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What to Do If You Don’t Know What You Want to Be When You Grow Up

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Sites like Brazen may be full of great tips on how to land the job of your dreams and excel once you’ve got it, but many young people have a more fundamental problem: they have no idea what the job of their dreams is.

Those are the folks 21-year-old Spencer Thompson wants to help. Thompson is the youthful founder of Sokanu, a sort of Match.com or eHarmony for careers that asks confused career starters questions about their interests, skills and values to match them with prospective jobs, offering a 21st century update of the generally useless career counseling many young people receive in school.

In an email exchange, Brazen asked Thompson about his own career trajectory, his observations of his peers’ career struggles and what he’s learned about the mistakes many of us make in choosing the right gig. Here are his responses:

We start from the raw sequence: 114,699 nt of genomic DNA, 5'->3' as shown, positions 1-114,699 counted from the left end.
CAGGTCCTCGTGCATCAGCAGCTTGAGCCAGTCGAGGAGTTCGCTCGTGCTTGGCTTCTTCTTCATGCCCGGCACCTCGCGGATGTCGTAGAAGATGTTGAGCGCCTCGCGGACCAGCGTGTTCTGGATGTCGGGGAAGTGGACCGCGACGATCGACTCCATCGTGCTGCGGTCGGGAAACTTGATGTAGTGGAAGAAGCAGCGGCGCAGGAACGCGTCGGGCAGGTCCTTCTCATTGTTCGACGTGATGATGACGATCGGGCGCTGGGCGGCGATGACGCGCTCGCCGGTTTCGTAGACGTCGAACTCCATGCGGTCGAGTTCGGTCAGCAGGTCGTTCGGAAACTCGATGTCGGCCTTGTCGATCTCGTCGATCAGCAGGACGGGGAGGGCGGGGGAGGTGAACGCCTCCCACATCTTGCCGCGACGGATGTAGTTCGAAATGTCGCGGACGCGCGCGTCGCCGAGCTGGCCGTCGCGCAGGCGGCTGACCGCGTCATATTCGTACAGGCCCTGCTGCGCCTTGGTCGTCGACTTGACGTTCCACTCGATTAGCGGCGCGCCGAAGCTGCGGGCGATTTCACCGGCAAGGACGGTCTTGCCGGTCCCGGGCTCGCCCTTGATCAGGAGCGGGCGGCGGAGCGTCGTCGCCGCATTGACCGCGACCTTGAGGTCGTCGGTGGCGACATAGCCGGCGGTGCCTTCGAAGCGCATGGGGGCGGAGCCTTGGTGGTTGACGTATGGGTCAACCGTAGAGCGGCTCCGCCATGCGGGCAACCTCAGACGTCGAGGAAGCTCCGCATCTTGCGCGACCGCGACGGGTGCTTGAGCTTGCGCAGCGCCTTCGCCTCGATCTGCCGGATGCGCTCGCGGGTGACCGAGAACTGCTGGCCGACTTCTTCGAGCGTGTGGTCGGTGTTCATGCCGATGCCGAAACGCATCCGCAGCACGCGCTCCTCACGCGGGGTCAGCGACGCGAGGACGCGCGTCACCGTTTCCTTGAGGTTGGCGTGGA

Brazen: Did you know you wanted to pursue entrepreneurship from an early age? How did you settle on being a founder?

Thompson: Growing up, I actually never even thought about being an entrepreneur. Rather, I had a fascination with science—specifically theoretical physics (weird, I know). I’m a big believer that certain things “activate” within you when you first see them. You resonate with something you know nothing about, yet you feel so closely tied to.

I felt this with physics, and it wasn’t until I was 16 that I felt it again with entrepreneurship. At that time, my mom had given me the book Think and Grow Rich. It totally changed the way I thought about the world. It is because of that book that I’m in the business world today, plain and simple.

In your experience, just how widespread and severe is the problem of essentially not knowing what you want to be when you grow up?

Besides puberty, this is probably the most widespread thing that happens to young people today. Chatting with people, the amount of pressure that exists on today’s youth is incredible. Every kid feels that pressure when they select a post-secondary school, try to get their first job, etc.

The interesting thing is that even though we know this problem exists, it is hard to introduce a solution that’s “cool” to solve it. We have seen time and time again that the right technologies spread like wildfire, but the software that has been designed for careers does exactly the opposite.